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MLA and CPLN Continue APLA’s Montgomery, Alabama Partnership with Peacock Community Revitalization Project

The Peacock Community Revitalization Project (formerly called Renaissance Community) is a cooperative public and private community redevelopment project venture in the City of Montgomery, Alabama. The project encompasses Mobile Street, a historic street associated with the Montgomery Bus Boycott of 1955 and the Selma to Montgomery National Voters Rights March of 1965. The project will redevelop six contiguous blocks around Mobile Street with sixty to eighty residential units, 100,000 square feet of retail/commercial space, office and residential loft units, and parks and green spaces. The project vision is to restore and revitalize the Mobile/ Mildred Street area while preserving the last miles of this historic trail.

In Spring 2012, Charlene LeBleu, ASLA, AICP, Associate Professor of Landscape Architecture, engaged the LAND 5330/ 6330 Studio III to provide outreach assistance to this historically significant community revitalization project. The objective of the studio was to promote restoration and livability to this historic urban community that once was a thriving middle-class neighborhood devastated by the construction of 

two interstate highways, I-85 and I-65. Studio learning outcomes included the gathering of physical, experiential, and cultural information about the site through physical site reconnaissance and digital sleuthing; graphically mapping and theoretically framing existing ecological and social networks; evaluating the experiential, ecological, social impact of design strategies, with each student effectively communicating final design strategies, both graphically and verbally, to City of Montgomery officials.

LeBleu’s studio showcased the trail as a national tourist attraction and historic destination while suggesting economic opportunities by creating a viable mixed-income, mixed-use community for work, shopping and entertainment. Each student worked on a separate site within the six-block area and employed methods of site inventory and analysis, formation of a concept plan, the examination of precedent studies; master planning; schematic drawings; construction details/sections/ elevations; site plans and planting plans, and a final site model. The studio work has been used by the City of Montgomery to provide graphic visualization to developers and to support the development of  grants for this project.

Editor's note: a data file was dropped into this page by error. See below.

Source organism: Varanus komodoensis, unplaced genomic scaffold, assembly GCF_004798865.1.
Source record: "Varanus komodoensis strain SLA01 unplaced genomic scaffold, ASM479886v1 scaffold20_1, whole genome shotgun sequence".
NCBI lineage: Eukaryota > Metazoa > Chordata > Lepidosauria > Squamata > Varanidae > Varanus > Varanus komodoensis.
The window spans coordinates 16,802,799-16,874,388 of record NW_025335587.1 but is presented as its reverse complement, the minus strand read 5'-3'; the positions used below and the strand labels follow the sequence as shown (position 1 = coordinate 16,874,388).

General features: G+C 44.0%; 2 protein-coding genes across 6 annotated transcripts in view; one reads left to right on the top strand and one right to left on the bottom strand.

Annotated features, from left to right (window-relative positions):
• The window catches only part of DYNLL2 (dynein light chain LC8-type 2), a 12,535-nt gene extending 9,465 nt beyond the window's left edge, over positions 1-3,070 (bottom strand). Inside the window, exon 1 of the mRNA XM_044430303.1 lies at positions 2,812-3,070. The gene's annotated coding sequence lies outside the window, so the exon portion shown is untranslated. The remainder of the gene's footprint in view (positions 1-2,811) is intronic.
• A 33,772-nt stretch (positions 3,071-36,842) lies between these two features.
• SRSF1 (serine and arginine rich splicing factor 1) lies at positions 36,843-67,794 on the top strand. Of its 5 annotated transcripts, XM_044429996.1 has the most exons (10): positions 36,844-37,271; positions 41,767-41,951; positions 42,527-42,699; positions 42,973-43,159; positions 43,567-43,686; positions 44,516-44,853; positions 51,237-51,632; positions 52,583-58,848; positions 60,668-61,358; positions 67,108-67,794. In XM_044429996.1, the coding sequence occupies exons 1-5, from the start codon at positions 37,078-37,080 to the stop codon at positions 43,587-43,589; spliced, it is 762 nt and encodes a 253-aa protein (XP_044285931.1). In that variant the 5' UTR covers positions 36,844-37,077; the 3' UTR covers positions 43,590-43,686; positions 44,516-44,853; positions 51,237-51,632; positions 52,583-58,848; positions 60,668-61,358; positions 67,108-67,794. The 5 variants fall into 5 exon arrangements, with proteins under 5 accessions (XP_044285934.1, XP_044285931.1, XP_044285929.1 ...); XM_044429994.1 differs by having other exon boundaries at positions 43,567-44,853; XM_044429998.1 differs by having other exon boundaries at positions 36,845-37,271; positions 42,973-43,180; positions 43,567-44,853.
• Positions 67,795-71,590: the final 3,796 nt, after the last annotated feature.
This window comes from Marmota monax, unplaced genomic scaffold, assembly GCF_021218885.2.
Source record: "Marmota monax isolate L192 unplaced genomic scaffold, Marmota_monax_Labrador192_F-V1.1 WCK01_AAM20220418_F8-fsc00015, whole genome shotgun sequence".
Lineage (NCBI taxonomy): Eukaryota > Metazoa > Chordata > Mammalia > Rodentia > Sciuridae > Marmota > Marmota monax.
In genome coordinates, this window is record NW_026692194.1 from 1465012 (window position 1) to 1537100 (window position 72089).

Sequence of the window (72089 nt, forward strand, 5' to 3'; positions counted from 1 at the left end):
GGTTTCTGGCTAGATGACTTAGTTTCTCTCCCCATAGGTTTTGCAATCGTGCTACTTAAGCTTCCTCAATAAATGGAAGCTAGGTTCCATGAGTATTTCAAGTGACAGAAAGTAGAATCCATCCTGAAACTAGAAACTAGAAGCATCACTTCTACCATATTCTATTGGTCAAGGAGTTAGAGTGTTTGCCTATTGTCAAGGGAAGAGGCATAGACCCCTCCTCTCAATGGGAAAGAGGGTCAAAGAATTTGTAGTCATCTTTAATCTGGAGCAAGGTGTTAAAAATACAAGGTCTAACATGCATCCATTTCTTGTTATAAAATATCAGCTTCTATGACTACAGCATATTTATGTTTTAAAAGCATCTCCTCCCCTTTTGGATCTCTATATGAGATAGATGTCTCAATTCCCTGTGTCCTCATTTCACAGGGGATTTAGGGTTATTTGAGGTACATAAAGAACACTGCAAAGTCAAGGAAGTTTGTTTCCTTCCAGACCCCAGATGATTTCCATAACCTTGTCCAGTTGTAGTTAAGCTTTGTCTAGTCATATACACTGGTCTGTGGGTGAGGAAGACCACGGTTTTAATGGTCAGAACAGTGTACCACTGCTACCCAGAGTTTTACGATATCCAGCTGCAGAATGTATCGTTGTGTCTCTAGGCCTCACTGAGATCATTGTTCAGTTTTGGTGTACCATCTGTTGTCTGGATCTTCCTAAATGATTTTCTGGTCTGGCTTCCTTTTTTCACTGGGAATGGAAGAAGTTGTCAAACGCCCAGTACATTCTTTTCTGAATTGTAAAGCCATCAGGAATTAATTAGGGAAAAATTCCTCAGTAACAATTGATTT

In Fall 2012 students in Rebecca Retzlaff's historic preservation planning class will work on a semester-long project to create historic preservation plans for the community. The plans will include a community character analysis, comprehensive buildings and historic resources survey, data analysis, futures analysis, and strategies for protecting, preserving, and adaptively re-using historic resources in the community. Students will work in teams of three to four, with various backgrounds and year levels. Graduate community planning students will work in teams with undergraduate environmental design and architecture students, in order to offer the community plans that address the full range of planning scenarios and expertise.

View the Gallery of student work.